University Of Tasmania

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Emergency department presentations of febrile children to an Australian public hospital

journal contribution
posted on 2023-05-19, 19:02 authored by Bonnie BereznickiBonnie Bereznicki, Tucker, MGA, Beggs, SA, Graeme ZoskyGraeme Zosky, Luke BereznickiLuke Bereznicki

Aim: We investigated the presentations of children with unspecified fever to an Australian emergency department (ED): (i) to determine the proportion of these presentations that could be classified as potentially avoidable and (ii) to identify factors associated with an increased risk of hospital admission.

Methods: This study retrospectively identified and described children aged <6 years who presented to the Royal Hobart Hospital (Tasmania, Australia) ED with unspecified fever (ICD-10-AM code R50.9) between January 2013 and December 2015, using data from the ED information system and digital medical records. The Australian Institute of Health and Welfare method was used to estimate the number of potentially avoidable general practitioner-type presentations. Predictors of hospital admission were determined using multivariate logistic regression.

Results: A total of 459 patients aged <6 years presented to the ED with a primary diagnosis description of unspecified fever. Of these, 30.7% were classed as potentially avoidable general practitioner-type presentations. Overall, 26.1% of presentations resulted in admission to hospital. Administration of intravenous fluids in the ED and a longer treat time were identified as significant predictors of a child with non-specific fever being admitted to hospital. Older age, administration of antipyretics in the ED and presentations triaged as semi-urgent and non-urgent significantly reduced the probability of admission.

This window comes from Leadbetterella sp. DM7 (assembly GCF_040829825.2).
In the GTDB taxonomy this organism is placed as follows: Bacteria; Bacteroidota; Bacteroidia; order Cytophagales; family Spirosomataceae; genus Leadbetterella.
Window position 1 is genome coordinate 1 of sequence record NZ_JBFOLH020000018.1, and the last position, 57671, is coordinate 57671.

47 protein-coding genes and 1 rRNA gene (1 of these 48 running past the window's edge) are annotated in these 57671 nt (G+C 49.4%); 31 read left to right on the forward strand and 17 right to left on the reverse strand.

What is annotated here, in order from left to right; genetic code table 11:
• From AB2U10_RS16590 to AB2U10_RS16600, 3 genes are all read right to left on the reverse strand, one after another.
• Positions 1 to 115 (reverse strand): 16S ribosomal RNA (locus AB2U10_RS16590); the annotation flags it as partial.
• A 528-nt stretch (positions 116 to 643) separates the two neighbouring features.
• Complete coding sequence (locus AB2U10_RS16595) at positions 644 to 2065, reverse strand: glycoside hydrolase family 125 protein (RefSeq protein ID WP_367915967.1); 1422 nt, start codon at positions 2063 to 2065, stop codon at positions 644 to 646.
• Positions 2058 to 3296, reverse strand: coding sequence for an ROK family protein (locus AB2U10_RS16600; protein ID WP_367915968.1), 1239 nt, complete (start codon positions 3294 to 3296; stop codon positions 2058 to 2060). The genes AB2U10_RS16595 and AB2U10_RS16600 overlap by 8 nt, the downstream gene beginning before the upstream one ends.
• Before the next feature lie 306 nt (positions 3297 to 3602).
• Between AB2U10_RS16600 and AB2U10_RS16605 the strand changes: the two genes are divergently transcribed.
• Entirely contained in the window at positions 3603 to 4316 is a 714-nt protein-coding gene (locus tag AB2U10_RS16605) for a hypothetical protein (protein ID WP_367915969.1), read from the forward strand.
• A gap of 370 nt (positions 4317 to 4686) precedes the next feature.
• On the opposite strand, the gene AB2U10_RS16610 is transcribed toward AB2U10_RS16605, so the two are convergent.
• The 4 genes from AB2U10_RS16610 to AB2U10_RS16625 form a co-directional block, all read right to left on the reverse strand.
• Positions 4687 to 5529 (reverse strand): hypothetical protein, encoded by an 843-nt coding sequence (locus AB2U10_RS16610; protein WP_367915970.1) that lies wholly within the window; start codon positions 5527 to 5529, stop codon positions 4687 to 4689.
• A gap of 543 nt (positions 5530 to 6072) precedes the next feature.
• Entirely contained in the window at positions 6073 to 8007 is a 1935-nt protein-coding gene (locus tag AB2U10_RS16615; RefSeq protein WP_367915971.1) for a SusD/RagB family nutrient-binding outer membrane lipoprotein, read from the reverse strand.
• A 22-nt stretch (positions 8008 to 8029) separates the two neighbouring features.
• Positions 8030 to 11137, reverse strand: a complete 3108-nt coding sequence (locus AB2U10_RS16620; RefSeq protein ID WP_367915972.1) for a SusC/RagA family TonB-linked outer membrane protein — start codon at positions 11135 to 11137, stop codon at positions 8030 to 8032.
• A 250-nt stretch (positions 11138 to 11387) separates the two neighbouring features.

Conclusions: To our knowledge, this is the first Australian study that has assessed the impact of unspecified childhood fever on an Australian ED. Further investigation of presentations classified as potentially avoidable is warranted to investigate whether these could be managed in the primary care setting.


Royal Hobart Hospital Research Foundation


Publication title

Journal of Paediatrics and Child Health










School of Pharmacy and Pharmacology


Blackwell Publishing Asia

Place of publication

54 University St, P O Box 378, Carlton, Australia, Victoria, 3053

Rights statement

Copyright 2018 Paediatrics and Child Health Division (The Royal Australasian College of Physicians)

Repository Status

  • Restricted

Socio-economic Objectives

Neonatal and child health

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